At this point the French army broke inland from the Ouémé and started towards Abomey. While the Dahomeans were now on the defensive, this move nevertheless escalated the risk level for the invaders, as the terrain was henceforth little known. Trinité Schillemans and his scouts had to execute the dangerous job of gathering geographic intelligence in an active battle zone to guide the army.
Having made solid progress inland, at the Siege of Akpa (October 14-26, 1892), the French forces were surrounded by Dahomean forces. However, Dodds remained cool-headed, confident that his men could fight their way out. Indeed, they managed to weather the siege, while wearing down the Dahomean forces, whose attacks continually failed.
Heading further ahead, at the Battle of Cotopa (on the night of October 26-27, 1892), the French charged the Dahomean trenches. While the Amazons fought with great vigour, leaping at the attackers, the bayonets of the Lebel rifles cut them down. The showdown left the Dahomean army in tatters, and Béhanzin was now compelled to rely upon only a small band of Amazons and 1,500 freed slaves and convicts to defend his capital, while Dodds pressed his advantage.
At the Battle of Cana (November 2-4, 1892), the last major altercation of the war, which occurred near Abomey, Béhanzin’s forces attacked the Dodds’ army, with the Amazon snipers focusing upon taking out French officers. However, one again, the French bayonets won the day and pretty much with it the entire war.
On November 5, Béhanzin called a truce and attempted to make peace deal, but his terms were rejected, as Dodds sought an unconditional surrender. The Dahomean ruler then ordered Abomey to be burned to the ground, not wanting his capital to be taken as a trophy. He then fled with what remained of his forces to Atchéribé, 48 km north of Abomey.
The French marched into Abomey on November 17, 1892 and raised their tricolour above Simgboji Palace (the royal seat which amazingly survived the inferno). After some ‘mop up’ operations, the French managed to assume control over all of southern Dahomey, although the deep interior, from Atchéribé northwards, remained beyond their grasp. Trinité Schillemans and his scouts proceeded to conduct reconnaissance mapping of the occupied territories, leading the present work, the first map that featured a serious attempt to chart the interior of Dahomey.
From Atchéribé, Béhanzin tried to rebuild the Amazon corps and drum up opposition to the French occupation. However, his efforts were dealt a major blow when the French backed Béhanzin’s brother and longtime rival, Agoli-agbo, to become king, making the Dahomey into a ‘puppet regime’. While throughout the year 1893 Béhanzin eluded capture and pursued a series of small-scale military operations, he became a marginal player, as the French consolidated their power. Seeing the wiring on the wall, Béhanzin surrendered to Dodds on January 15, 1894, so ending the war. The last sovereign king of Dahomey was then exiled to Martinique.
France was now fully in charge of Dahomey, and proceeded to develop the interior, all the way to the Niger River in the north. While they allowed Agoli-agbo to remain on his token throne for a time, in 1900 France formally annexed all of Dahomey, so abolishing the 300-year old kingdom.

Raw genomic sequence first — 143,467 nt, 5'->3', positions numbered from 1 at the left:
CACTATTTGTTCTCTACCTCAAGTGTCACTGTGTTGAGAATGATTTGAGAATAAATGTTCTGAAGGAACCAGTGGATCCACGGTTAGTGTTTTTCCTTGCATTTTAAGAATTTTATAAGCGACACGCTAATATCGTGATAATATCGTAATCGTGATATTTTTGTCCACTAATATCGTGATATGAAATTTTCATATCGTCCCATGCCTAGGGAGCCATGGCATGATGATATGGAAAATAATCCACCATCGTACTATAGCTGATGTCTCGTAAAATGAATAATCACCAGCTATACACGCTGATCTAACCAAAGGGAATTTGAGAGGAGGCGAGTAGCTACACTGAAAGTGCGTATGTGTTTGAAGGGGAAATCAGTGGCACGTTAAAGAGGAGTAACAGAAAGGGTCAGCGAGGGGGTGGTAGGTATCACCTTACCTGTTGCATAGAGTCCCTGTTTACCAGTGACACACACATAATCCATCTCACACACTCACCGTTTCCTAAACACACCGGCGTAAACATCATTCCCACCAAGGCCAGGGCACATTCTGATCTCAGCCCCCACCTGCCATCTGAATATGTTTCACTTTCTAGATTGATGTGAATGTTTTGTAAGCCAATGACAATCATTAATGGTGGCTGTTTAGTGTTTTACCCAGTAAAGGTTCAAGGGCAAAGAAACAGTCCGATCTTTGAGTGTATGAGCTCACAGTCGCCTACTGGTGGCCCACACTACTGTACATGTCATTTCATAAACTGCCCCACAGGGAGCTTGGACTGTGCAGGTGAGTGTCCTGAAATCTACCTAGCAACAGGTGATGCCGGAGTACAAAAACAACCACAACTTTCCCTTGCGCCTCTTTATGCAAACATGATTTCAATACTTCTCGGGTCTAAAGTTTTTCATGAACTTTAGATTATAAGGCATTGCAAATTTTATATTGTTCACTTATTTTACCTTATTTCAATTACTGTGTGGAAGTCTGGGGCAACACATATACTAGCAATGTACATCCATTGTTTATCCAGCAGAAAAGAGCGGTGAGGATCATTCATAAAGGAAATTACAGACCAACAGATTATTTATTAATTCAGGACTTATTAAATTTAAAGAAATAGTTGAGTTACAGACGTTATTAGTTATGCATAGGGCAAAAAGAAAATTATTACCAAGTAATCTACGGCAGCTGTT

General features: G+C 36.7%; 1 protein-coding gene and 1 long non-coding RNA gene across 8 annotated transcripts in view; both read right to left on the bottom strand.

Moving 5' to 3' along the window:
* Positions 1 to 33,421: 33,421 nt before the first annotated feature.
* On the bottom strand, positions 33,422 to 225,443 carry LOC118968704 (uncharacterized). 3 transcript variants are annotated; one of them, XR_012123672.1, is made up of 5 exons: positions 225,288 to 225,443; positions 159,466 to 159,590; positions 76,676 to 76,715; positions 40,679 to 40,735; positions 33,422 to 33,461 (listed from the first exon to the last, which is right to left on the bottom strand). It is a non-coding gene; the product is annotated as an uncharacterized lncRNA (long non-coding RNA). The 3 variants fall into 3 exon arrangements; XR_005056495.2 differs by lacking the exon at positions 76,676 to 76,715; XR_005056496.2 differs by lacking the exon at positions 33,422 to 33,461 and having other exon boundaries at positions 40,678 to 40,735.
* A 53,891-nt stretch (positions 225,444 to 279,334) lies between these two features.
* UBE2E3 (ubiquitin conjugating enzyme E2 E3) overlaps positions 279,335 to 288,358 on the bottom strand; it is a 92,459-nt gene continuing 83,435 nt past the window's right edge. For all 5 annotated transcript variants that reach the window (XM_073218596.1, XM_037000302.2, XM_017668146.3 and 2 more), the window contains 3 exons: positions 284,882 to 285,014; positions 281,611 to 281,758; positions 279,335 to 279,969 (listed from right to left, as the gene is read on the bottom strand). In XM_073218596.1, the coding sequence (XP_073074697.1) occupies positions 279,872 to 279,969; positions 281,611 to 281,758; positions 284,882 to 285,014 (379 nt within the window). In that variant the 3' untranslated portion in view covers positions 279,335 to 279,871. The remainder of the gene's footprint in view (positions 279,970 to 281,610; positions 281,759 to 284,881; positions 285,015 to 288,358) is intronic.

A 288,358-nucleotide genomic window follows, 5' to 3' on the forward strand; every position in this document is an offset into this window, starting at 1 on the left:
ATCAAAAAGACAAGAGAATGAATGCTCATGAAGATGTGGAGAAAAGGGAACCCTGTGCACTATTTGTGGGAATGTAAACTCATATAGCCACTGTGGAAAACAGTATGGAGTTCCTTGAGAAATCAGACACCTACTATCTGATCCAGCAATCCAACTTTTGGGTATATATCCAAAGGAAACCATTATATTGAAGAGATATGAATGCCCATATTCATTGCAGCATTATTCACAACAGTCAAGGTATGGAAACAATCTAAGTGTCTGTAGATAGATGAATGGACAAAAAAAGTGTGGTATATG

As for the French protagonists of the Dahomey campaign, Dodds went on to serve as the supreme commander of the French forces in Vietnam, before moving to Paris to serve on the Council of War, benefitting from his close relationship with Georges Clemenceau.
Trinité Schillemans, whose role in acquiring geographic and military intelligence was a major factor in the success of the Dahomey campaign, was made a Knight of the Légion d‘Honneur and was promoted to a senior administrative post in Rochefort. In 1913, he was appointed as the Military Governor of Brest, France’s main Atlantic naval base.
Returning to the larger picture, Dahomey remained a French colony for the next two generations, and while the French built much infrastructure, economic development systems and social services, life for most Dahomeans remained difficult, while ethnic tensions simmered.
In 1960, France granted the country its full independence, which became the Republic of Dahomey. However, the revived nation would suffer tremendously from ethnic conflict and economic instability, while experimenting with Communism. In 1975, the country was renamed the Republic of Benin. From 1990, Dahomey developed a democratic system, that while far from perfect has survived over the last thirty years. While the situation in Benin is today challenging, it is a lot better than it could have been.
References: Bibliothèque nationale de France (2 examples:) GE SH 19 PF 1 QUATER DIV 29 P 67 (2) D and GED-1653; Instituto Geográfico Nacional (Madrid): 20-B-3; Bibliographie de la France (Paris: Cercle de la Librairie, 1893), p. 1161; Bulletin des récentes publications françaises (Paris: Librairie H. Champion, 1893), p. 469; Revue britannique: Revue internationale reproduisant les articles des meilleurs écrits periodiques de l’étranger, complètés par des articles originaux, vols. 5-6 (Paris: Dondey-Dupré, pére et fils., 1893), p. 153; SOCIÉTÉ DE GÉOGRAPHIE (FRANCE), Comptes rendus des séances de la Société de géographie et de la Commission centrale (Paris, 1893), p. 340.